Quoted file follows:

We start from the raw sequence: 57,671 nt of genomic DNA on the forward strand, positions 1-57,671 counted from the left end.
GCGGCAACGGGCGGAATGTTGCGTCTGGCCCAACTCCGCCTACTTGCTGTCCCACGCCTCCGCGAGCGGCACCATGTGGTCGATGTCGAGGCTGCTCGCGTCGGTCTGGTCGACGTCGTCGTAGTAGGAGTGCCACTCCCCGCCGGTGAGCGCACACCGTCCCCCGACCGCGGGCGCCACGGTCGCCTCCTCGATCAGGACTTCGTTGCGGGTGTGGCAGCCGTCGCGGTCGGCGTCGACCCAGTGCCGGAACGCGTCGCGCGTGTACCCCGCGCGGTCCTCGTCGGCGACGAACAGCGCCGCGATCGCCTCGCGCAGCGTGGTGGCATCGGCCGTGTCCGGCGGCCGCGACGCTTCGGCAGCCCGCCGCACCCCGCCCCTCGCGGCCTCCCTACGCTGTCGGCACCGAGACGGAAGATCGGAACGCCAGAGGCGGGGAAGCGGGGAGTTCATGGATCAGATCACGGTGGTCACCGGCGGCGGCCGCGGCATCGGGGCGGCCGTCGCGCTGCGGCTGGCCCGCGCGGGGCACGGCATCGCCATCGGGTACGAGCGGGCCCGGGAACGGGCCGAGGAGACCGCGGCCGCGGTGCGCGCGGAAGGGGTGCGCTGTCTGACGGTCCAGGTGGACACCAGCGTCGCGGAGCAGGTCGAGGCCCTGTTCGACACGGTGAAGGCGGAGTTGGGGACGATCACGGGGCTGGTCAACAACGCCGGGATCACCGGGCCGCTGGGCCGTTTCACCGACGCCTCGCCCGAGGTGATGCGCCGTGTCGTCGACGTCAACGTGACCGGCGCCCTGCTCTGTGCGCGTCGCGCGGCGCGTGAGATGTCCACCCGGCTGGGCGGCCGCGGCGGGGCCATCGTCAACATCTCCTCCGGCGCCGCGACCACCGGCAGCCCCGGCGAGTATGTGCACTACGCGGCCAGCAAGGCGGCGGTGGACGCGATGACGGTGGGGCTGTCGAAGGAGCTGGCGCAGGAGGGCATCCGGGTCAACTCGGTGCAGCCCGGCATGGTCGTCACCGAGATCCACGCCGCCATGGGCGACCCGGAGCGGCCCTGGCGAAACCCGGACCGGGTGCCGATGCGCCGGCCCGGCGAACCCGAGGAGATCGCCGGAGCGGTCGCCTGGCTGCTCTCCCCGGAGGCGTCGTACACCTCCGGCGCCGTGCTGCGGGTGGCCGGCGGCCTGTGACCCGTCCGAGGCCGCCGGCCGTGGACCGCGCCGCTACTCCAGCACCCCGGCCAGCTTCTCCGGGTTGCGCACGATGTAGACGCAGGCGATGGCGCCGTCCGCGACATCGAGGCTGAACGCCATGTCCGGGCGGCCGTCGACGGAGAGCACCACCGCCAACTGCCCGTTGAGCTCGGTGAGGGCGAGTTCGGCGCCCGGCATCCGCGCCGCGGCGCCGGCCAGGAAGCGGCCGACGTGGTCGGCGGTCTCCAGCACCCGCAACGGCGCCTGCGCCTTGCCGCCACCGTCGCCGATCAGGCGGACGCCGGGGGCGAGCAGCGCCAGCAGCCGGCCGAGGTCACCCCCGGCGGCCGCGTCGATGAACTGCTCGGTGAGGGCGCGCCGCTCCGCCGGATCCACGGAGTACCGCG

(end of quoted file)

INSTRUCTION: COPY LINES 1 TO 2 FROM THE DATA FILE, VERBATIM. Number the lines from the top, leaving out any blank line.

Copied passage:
We start from the raw sequence: 57,671 nt of genomic DNA on the forward strand, positions 1-57,671 counted from the left end.
GCGGCAACGGGCGGAATGTTGCGTCTGGCCCAACTCCGCCTACTTGCTGTCCCACGCCTCCGCGAGCGGCACCATGTGGTCGATGTCGAGGCTGCTCGCGTCGGTCTGGTCGACGTCGTCGTAGTAGGAGTGCCACTCCCCGCCGGTGAGCGCACACCGTCCCCCGACCGCGGGCGCCACGGTCGCCTCCTCGATCAGGACTTCGTTGCGGGTGTGGCAGCCGTCGCGGTCGGCGTCGACCCAGTGCCGGAACGCGTCGCGCGTGTACCCCGCGCGGTCCTCGTCGGCGACGAACAGCGCCGCGATCGCCTCGCGCAGCGTGGTGGCATCGGCCGTGTCCGGCGGCCGCGACGCTTCGGCAGCCCGCCGCACCCCGCCCCTCGCGGCCTCCCTACGCTGTCGGCACCGAGACGGAAGATCGGAACGCCAGAGGCGGGGAAGCGGGGAGTTCATGGATCAGATCACGGTGGTCACCGGCGGCGGCCGCGGCATCGGGGCGGCCGTCGCGCTGCGGCTGGCCCGCGCGGGGCACGGCATCGCCATCGGGTACGAGCGGGCCCGGGAACGGGCCGAGGAGACCGCGGCCGCGGTGCGCGCGGAAGGGGTGCGCTGTCTGACGGTCCAGGTGGACACCAGCGTCGCGGAGCAGGTCGAGGCCCTGTTCGACACGGTGAAGGCGGAGTTGGGGACGATCACGGGGCTGGTCAACAACGCCGGGATCACCGGGCCGCTGGGCCGTTTCACCGACGCCTCGCCCGAGGTGATGCGCCGTGTCGTCGACGTCAACGTGACCGGCGCCCTGCTCTGTGCGCGTCGCGCGGCGCGTGAGATGTCCACCCGGCTGGGCGGCCGCGGCGGGGCCATCGTCAACATCTCCTCCGGCGCCGCGACCACCGGCAGCCCCGGCGAGTATGTGCACTACGCGGCCAGCAAGGCGGCGGTGGACGCGATGACGGTGGGGCTGTCGAAGGAGCTGGCGCAGGAGGGCATCCGGGTCAACTCGGTGCAGCCCGGCATGGTCGTCACCGAGATCCACGCCGCCATGGGCGACCCGGAGCGGCCCTGGCGAAACCCGGACCGGGTGCCGATGCGCCGGCCCGGCGAACCCGAGGAGATCGCCGGAGCGGTCGCCTGGCTGCTCTCCCCGGAGGCGTCGTACACCTCCGGCGCCGTGCTGCGGGTGGCCGGCGGCCTGTGACCCGTCCGAGGCCGCCGGCCGTGGACCGCGCCGCTACTCCAGCACCCCGGCCAGCTTCTCCGGGTTGCGCACGATGTAGACGCAGGCGATGGCGCCGTCCGCGACATCGAGGCTGAACGCCATGTCCGGGCGGCCGTCGACGGAGAGCACCACCGCCAACTGCCCGTTGAGCTCGGTGAGGGCGAGTTCGGCGCCCGGCATCCGCGCCGCGGCGCCGGCCAGGAAGCGGCCGACGTGGTCGGCGGTCTCCAGCACCCGCAACGGCGCCTGCGCCTTGCCGCCACCGTCGCCGATCAGGCGGACGCCGGGGGCGAGCAGCGCCAGCAGCCGGCCGAGGTCACCCCCGGCGGCCGCGTCGATGAACTGCTCGGTGAGGGCGCGCCGCTCCGCCGGATCCACGGAGTACCGCG